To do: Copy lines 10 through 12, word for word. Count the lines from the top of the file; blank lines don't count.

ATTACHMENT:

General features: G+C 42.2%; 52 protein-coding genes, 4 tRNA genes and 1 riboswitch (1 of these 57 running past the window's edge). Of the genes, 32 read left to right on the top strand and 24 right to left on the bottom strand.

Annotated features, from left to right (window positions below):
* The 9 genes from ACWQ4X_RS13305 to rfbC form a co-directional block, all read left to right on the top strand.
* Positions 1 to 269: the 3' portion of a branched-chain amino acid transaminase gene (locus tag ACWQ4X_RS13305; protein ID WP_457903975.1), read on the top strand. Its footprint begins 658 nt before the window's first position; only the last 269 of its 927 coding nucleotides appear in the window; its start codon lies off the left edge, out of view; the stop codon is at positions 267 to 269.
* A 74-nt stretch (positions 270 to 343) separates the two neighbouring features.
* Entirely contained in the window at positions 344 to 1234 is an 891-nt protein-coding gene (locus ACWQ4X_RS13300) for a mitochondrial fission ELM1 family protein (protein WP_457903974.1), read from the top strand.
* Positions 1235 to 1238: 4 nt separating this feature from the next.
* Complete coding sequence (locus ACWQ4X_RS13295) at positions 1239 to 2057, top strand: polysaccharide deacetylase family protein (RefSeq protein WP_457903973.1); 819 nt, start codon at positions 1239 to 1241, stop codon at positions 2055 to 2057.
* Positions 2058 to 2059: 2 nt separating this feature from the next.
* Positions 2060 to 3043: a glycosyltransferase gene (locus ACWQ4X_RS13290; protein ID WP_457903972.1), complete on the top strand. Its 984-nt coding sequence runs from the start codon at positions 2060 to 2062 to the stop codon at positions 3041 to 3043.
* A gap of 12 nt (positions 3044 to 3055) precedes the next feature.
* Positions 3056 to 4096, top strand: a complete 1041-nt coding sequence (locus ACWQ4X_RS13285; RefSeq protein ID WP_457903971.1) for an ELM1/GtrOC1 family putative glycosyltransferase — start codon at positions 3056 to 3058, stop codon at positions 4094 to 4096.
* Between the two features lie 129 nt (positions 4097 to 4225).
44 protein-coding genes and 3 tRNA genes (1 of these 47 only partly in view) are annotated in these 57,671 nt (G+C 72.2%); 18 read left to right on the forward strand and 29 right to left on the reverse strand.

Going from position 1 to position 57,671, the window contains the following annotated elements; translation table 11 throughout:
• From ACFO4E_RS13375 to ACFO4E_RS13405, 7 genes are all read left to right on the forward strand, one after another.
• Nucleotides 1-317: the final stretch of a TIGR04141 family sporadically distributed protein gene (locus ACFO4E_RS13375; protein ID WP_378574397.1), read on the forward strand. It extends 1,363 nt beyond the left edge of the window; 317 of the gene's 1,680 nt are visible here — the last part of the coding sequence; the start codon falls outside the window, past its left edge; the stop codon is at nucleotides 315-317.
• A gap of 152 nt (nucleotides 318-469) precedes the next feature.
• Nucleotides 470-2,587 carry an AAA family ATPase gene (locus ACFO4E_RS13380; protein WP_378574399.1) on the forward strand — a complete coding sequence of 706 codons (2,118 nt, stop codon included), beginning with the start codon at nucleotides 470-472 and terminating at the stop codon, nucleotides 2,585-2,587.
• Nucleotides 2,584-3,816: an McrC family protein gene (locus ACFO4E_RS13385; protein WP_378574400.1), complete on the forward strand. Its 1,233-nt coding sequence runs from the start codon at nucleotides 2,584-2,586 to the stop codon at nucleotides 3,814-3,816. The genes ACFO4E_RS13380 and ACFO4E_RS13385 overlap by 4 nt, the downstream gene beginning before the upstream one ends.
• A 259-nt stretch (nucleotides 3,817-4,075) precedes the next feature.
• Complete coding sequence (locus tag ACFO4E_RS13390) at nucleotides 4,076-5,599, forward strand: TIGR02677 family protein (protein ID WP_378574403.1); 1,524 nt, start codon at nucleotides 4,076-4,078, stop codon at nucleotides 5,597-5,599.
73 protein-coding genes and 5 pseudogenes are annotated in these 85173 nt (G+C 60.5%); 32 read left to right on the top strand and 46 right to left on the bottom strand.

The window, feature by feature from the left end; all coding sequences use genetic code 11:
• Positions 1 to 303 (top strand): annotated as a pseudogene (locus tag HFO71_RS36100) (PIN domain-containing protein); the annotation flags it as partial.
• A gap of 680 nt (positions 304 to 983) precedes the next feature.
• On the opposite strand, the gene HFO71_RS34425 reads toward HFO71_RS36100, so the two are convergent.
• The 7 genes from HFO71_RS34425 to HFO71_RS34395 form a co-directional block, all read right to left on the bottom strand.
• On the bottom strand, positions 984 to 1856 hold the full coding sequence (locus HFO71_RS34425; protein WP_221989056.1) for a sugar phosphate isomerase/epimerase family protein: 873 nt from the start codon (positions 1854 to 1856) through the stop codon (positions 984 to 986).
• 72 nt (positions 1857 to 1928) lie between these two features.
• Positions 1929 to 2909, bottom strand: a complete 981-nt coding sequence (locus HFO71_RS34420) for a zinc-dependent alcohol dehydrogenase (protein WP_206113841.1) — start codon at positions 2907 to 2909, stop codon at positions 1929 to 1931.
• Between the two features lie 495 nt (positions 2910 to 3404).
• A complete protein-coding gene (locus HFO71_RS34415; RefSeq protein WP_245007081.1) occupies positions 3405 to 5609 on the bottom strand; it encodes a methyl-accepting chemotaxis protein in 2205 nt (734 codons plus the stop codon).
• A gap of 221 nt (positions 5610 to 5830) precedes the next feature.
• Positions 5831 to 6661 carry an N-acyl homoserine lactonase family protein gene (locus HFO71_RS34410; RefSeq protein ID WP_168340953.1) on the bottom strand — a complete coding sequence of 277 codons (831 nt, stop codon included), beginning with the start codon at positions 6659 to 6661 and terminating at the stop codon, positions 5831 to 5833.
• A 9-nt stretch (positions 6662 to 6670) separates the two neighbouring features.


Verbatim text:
* Positions 2060 to 3043: a glycosyltransferase gene (locus ACWQ4X_RS13290; protein ID WP_457903972.1), complete on the top strand. Its 984-nt coding sequence runs from the start codon at positions 2060 to 2062 to the stop codon at positions 3041 to 3043.
* A gap of 12 nt (positions 3044 to 3055) precedes the next feature.
* Positions 3056 to 4096, top strand: a complete 1041-nt coding sequence (locus ACWQ4X_RS13285; RefSeq protein ID WP_457903971.1) for an ELM1/GtrOC1 family putative glycosyltransferase — start codon at positions 3056 to 3058, stop codon at positions 4094 to 4096.